Update August 2023 – ICANN schedules the opening of the application window for the second quarter of 2026. Find more information in our new blog post.
Update April 2023 – As written in the article below, “the end of 2023” was very optimistic. In March 2023, the first concrete deadlines were set and we expect to be able to publish a more realistic timeline in June or October 2023. Our current guesstimate for the opening of the application window would be Q3 or Q4 2024. With this new date in mind, the elements of the timeline below remain unchanged.
The last time new domain extensions could be applied for was in 2012. The plan was to move on quickly, as the applicant guidebook explicitly states, “ICANN’s goal is to launch subsequent gTLD application rounds as quickly as possible. […] The goal is for the next application round to begin within one year of the close of the application submission period for the initial round.“
We are now ten years on. Yet early this year I dared to make the prediction that the new application window will open “in the second half of 2023”. This I still stand by, with the necessary optimism.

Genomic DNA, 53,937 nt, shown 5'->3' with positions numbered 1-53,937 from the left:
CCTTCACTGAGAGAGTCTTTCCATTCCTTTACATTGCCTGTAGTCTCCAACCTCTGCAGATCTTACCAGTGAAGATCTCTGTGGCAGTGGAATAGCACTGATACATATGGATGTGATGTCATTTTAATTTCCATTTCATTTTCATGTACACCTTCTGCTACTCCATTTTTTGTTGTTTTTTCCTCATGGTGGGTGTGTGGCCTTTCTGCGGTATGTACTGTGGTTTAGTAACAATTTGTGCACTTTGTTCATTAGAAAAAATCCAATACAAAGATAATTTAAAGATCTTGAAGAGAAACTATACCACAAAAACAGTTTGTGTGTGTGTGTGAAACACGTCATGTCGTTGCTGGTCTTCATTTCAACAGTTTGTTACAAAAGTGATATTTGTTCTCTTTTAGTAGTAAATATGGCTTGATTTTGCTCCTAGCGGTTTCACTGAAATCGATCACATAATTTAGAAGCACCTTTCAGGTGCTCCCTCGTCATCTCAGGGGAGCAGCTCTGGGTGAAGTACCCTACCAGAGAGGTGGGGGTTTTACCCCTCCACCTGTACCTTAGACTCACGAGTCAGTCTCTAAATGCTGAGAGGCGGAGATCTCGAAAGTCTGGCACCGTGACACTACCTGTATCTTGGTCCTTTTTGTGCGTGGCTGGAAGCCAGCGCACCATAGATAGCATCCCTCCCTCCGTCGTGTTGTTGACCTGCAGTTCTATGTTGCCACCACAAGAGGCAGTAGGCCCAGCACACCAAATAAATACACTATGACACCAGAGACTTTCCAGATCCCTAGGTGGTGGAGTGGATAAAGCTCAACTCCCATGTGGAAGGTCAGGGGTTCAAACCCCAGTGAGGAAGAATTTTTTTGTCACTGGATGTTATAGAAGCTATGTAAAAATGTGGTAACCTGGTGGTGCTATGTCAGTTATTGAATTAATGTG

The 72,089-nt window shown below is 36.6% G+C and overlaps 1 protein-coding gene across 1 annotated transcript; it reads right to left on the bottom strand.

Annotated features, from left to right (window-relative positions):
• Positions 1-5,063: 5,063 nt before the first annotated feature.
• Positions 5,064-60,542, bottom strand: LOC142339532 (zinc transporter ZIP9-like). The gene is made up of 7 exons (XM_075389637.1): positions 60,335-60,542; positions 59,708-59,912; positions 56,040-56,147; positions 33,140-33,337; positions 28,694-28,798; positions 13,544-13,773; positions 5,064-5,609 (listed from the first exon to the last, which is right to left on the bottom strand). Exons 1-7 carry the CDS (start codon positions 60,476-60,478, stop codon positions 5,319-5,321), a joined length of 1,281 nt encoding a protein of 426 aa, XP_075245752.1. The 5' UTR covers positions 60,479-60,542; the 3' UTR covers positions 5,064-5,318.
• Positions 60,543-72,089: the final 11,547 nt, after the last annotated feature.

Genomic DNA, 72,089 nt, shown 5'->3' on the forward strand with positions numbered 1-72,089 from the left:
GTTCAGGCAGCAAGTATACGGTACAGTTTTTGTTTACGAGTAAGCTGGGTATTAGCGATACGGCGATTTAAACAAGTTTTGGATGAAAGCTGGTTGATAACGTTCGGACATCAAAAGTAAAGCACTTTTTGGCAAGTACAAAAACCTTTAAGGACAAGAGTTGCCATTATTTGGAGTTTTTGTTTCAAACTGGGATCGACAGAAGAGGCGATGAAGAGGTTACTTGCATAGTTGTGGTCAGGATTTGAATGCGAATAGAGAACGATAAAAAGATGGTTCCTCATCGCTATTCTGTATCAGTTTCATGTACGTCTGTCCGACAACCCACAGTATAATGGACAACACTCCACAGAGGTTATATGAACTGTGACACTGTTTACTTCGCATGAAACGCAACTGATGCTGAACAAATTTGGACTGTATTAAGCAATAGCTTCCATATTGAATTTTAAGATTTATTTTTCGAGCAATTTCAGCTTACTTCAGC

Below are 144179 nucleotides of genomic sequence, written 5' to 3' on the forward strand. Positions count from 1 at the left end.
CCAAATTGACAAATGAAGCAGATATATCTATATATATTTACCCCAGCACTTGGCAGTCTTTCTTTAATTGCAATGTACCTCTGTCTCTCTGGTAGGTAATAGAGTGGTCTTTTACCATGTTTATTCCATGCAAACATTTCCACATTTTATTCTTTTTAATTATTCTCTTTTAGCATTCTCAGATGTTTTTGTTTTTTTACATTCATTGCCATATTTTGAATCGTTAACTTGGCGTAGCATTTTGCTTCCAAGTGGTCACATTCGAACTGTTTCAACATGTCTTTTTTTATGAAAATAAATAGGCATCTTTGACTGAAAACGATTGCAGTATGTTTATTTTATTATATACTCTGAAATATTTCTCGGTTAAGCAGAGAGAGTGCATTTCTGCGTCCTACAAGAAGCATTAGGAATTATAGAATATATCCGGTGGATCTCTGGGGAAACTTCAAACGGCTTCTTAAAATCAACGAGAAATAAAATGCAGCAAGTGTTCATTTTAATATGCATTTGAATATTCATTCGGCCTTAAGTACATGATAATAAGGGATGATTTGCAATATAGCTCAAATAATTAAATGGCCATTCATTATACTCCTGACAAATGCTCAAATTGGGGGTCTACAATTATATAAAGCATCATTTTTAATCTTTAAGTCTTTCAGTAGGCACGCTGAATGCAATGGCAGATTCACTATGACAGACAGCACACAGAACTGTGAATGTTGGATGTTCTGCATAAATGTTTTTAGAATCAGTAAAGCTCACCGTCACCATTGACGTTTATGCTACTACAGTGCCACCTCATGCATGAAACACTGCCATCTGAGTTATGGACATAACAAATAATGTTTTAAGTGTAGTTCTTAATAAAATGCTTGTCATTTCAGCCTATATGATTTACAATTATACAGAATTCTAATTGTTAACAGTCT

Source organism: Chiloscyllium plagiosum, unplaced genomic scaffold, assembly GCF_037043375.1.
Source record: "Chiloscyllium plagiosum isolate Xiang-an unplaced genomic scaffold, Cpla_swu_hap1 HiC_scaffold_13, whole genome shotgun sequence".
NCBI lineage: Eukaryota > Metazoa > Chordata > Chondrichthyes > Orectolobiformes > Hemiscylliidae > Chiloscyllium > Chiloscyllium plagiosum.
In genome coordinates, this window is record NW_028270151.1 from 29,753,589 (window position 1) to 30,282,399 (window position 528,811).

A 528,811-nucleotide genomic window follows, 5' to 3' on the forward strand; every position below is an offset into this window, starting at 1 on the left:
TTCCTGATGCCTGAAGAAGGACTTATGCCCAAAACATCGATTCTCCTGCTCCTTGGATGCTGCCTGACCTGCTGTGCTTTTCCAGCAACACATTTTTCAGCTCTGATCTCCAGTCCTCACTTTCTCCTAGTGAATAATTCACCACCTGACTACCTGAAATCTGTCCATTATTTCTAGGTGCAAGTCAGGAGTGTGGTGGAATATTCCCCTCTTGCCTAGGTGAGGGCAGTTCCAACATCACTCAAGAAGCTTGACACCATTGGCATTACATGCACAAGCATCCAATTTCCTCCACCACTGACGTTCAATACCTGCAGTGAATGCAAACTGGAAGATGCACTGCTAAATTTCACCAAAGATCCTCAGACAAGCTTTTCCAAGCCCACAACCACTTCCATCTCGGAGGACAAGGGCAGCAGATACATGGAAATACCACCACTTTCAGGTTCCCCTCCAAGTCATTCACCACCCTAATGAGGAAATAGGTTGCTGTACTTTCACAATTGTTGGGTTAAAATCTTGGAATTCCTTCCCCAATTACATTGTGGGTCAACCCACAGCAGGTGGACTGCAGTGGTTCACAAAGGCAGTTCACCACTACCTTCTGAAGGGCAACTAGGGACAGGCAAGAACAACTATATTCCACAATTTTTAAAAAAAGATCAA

I am sometimes asked whether this is an off-the-cuff prediction, for example to keep a bit of pressure on in talks with potential new applicants. That pressure is certainly needed, because the timeline outlined, while optimistic, is not unrealistic. I am happy to take you through the thinking behind this prediction, which is based on experiences from the previous round and the recommendations from the GNSO report.
The hour of truth
By far the most important moment in the timeline is the opening of the application window: this is what everyone is working towards. From this moment on, there is no more delay and 12 to 15 weeks to submit the application. If the application is not submitted within this time, you will have to wait until the next new round.
Between now and the hour of truth